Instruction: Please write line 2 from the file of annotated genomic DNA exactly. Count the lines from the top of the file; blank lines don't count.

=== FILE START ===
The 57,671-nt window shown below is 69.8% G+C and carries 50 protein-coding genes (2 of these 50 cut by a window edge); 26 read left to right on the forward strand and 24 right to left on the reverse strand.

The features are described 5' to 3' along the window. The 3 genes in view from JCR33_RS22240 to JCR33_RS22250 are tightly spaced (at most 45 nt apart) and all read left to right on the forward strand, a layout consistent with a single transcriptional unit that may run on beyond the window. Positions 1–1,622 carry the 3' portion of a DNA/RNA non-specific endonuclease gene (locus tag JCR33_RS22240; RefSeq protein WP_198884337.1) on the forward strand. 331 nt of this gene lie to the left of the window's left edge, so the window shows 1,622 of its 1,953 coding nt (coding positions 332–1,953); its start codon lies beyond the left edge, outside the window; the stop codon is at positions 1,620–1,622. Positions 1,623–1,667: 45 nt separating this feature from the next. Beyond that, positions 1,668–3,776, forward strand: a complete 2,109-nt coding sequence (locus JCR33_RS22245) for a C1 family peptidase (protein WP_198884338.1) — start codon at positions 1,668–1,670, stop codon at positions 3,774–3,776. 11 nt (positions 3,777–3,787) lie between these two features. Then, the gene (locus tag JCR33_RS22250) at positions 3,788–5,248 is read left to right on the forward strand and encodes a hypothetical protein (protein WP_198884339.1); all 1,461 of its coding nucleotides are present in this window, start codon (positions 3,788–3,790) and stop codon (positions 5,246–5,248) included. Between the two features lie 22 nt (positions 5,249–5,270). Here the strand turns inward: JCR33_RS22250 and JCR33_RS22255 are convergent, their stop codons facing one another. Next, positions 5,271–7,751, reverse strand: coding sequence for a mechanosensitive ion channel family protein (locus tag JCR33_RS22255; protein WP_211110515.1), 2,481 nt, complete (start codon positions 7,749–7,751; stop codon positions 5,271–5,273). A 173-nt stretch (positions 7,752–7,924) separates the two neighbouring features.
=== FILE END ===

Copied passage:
The features are described 5' to 3' along the window. The 3 genes in view from JCR33_RS22240 to JCR33_RS22250 are tightly spaced (at most 45 nt apart) and all read left to right on the forward strand, a layout consistent with a single transcriptional unit that may run on beyond the window. Positions 1–1,622 carry the 3' portion of a DNA/RNA non-specific endonuclease gene (locus tag JCR33_RS22240; RefSeq protein WP_198884337.1) on the forward strand. 331 nt of this gene lie to the left of the window's left edge, so the window shows 1,622 of its 1,953 coding nt (coding positions 332–1,953); its start codon lies beyond the left edge, outside the window; the stop codon is at positions 1,620–1,622. Positions 1,623–1,667: 45 nt separating this feature from the next. Beyond that, positions 1,668–3,776, forward strand: a complete 2,109-nt coding sequence (locus JCR33_RS22245) for a C1 family peptidase (protein WP_198884338.1) — start codon at positions 1,668–1,670, stop codon at positions 3,774–3,776. 11 nt (positions 3,777–3,787) lie between these two features. Then, the gene (locus tag JCR33_RS22250) at positions 3,788–5,248 is read left to right on the forward strand and encodes a hypothetical protein (protein WP_198884339.1); all 1,461 of its coding nucleotides are present in this window, start codon (positions 3,788–3,790) and stop codon (positions 5,246–5,248) included. Between the two features lie 22 nt (positions 5,249–5,270). Here the strand turns inward: JCR33_RS22250 and JCR33_RS22255 are convergent, their stop codons facing one another. Next, positions 5,271–7,751, reverse strand: coding sequence for a mechanosensitive ion channel family protein (locus tag JCR33_RS22255; protein WP_211110515.1), 2,481 nt, complete (start codon positions 7,749–7,751; stop codon positions 5,271–5,273). A 173-nt stretch (positions 7,752–7,924) separates the two neighbouring features.